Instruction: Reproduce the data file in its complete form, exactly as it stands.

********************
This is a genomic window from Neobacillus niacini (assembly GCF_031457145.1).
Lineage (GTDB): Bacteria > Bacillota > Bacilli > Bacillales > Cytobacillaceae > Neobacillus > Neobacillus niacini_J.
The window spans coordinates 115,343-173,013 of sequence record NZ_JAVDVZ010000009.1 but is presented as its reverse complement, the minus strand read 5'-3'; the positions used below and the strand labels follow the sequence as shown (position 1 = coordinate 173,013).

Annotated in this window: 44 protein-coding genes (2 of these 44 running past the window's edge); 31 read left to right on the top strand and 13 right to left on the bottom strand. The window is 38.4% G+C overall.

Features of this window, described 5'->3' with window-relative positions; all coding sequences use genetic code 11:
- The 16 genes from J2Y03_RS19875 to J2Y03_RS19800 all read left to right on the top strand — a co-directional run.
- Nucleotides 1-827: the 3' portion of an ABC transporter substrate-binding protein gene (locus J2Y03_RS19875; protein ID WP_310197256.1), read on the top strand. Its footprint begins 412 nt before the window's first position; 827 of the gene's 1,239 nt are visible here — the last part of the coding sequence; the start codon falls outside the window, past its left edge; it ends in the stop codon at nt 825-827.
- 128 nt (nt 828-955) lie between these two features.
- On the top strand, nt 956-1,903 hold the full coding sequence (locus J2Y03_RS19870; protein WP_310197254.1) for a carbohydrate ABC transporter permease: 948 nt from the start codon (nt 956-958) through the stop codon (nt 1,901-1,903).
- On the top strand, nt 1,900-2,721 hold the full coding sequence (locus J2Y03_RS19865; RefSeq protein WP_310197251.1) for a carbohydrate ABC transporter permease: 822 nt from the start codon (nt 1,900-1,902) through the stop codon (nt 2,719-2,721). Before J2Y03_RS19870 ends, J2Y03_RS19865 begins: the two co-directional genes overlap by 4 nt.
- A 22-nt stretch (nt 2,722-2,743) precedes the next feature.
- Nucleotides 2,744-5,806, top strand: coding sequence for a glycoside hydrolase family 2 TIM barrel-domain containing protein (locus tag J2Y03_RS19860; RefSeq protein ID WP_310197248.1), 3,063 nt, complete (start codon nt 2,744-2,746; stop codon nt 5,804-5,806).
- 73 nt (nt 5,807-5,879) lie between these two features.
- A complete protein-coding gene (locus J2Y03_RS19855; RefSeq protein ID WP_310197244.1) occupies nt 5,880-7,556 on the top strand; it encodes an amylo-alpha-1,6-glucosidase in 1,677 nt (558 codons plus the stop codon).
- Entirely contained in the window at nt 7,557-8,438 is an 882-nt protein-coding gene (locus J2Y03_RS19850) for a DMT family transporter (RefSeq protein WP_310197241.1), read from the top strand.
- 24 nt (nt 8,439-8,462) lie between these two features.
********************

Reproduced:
This is a genomic window from Neobacillus niacini (assembly GCF_031457145.1).
Lineage (GTDB): Bacteria > Bacillota > Bacilli > Bacillales > Cytobacillaceae > Neobacillus > Neobacillus niacini_J.
The window spans coordinates 115,343-173,013 of sequence record NZ_JAVDVZ010000009.1 but is presented as its reverse complement, the minus strand read 5'-3'; the positions used below and the strand labels follow the sequence as shown (position 1 = coordinate 173,013).

Annotated in this window: 44 protein-coding genes (2 of these 44 running past the window's edge); 31 read left to right on the top strand and 13 right to left on the bottom strand. The window is 38.4% G+C overall.

Features of this window, described 5'->3' with window-relative positions; all coding sequences use genetic code 11:
- The 16 genes from J2Y03_RS19875 to J2Y03_RS19800 all read left to right on the top strand — a co-directional run.
- Nucleotides 1-827: the 3' portion of an ABC transporter substrate-binding protein gene (locus J2Y03_RS19875; protein ID WP_310197256.1), read on the top strand. Its footprint begins 412 nt before the window's first position; 827 of the gene's 1,239 nt are visible here — the last part of the coding sequence; the start codon falls outside the window, past its left edge; it ends in the stop codon at nt 825-827.
- 128 nt (nt 828-955) lie between these two features.
- On the top strand, nt 956-1,903 hold the full coding sequence (locus J2Y03_RS19870; protein WP_310197254.1) for a carbohydrate ABC transporter permease: 948 nt from the start codon (nt 956-958) through the stop codon (nt 1,901-1,903).
- On the top strand, nt 1,900-2,721 hold the full coding sequence (locus J2Y03_RS19865; RefSeq protein WP_310197251.1) for a carbohydrate ABC transporter permease: 822 nt from the start codon (nt 1,900-1,902) through the stop codon (nt 2,719-2,721). Before J2Y03_RS19870 ends, J2Y03_RS19865 begins: the two co-directional genes overlap by 4 nt.
- A 22-nt stretch (nt 2,722-2,743) precedes the next feature.
- Nucleotides 2,744-5,806, top strand: coding sequence for a glycoside hydrolase family 2 TIM barrel-domain containing protein (locus tag J2Y03_RS19860; RefSeq protein ID WP_310197248.1), 3,063 nt, complete (start codon nt 2,744-2,746; stop codon nt 5,804-5,806).
- 73 nt (nt 5,807-5,879) lie between these two features.
- A complete protein-coding gene (locus J2Y03_RS19855; RefSeq protein ID WP_310197244.1) occupies nt 5,880-7,556 on the top strand; it encodes an amylo-alpha-1,6-glucosidase in 1,677 nt (558 codons plus the stop codon).
- Entirely contained in the window at nt 7,557-8,438 is an 882-nt protein-coding gene (locus J2Y03_RS19850) for a DMT family transporter (RefSeq protein WP_310197241.1), read from the top strand.
- 24 nt (nt 8,439-8,462) lie between these two features.